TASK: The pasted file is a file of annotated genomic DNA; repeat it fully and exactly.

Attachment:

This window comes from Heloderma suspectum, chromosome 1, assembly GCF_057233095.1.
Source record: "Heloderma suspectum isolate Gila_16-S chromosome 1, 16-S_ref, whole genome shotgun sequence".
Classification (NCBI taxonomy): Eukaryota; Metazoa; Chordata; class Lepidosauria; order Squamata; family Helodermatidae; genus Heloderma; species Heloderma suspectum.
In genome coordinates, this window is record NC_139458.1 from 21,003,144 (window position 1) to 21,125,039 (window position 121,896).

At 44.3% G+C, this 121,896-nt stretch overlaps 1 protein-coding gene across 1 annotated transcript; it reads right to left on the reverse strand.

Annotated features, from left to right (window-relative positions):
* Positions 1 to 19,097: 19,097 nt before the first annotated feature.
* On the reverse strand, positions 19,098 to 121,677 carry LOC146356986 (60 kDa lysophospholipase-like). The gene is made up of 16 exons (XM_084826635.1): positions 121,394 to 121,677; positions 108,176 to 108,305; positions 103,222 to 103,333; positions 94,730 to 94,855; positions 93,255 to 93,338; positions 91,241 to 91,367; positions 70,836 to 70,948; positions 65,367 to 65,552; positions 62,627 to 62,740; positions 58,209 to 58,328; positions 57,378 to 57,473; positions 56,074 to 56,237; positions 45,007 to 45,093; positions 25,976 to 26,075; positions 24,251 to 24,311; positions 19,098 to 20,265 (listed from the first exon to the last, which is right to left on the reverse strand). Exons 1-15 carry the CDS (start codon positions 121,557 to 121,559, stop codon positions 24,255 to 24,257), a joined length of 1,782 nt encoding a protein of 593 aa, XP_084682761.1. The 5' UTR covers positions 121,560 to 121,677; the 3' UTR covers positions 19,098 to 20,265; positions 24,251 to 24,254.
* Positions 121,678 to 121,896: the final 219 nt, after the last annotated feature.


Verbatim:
This window comes from Heloderma suspectum, chromosome 1, assembly GCF_057233095.1.
Source record: "Heloderma suspectum isolate Gila_16-S chromosome 1, 16-S_ref, whole genome shotgun sequence".
Classification (NCBI taxonomy): Eukaryota; Metazoa; Chordata; class Lepidosauria; order Squamata; family Helodermatidae; genus Heloderma; species Heloderma suspectum.
In genome coordinates, this window is record NC_139458.1 from 21,003,144 (window position 1) to 21,125,039 (window position 121,896).

At 44.3% G+C, this 121,896-nt stretch overlaps 1 protein-coding gene across 1 annotated transcript; it reads right to left on the reverse strand.

Annotated features, from left to right (window-relative positions):
* Positions 1 to 19,097: 19,097 nt before the first annotated feature.
* On the reverse strand, positions 19,098 to 121,677 carry LOC146356986 (60 kDa lysophospholipase-like). The gene is made up of 16 exons (XM_084826635.1): positions 121,394 to 121,677; positions 108,176 to 108,305; positions 103,222 to 103,333; positions 94,730 to 94,855; positions 93,255 to 93,338; positions 91,241 to 91,367; positions 70,836 to 70,948; positions 65,367 to 65,552; positions 62,627 to 62,740; positions 58,209 to 58,328; positions 57,378 to 57,473; positions 56,074 to 56,237; positions 45,007 to 45,093; positions 25,976 to 26,075; positions 24,251 to 24,311; positions 19,098 to 20,265 (listed from the first exon to the last, which is right to left on the reverse strand). Exons 1-15 carry the CDS (start codon positions 121,557 to 121,559, stop codon positions 24,255 to 24,257), a joined length of 1,782 nt encoding a protein of 593 aa, XP_084682761.1. The 5' UTR covers positions 121,560 to 121,677; the 3' UTR covers positions 19,098 to 20,265; positions 24,251 to 24,254.
* Positions 121,678 to 121,896: the final 219 nt, after the last annotated feature.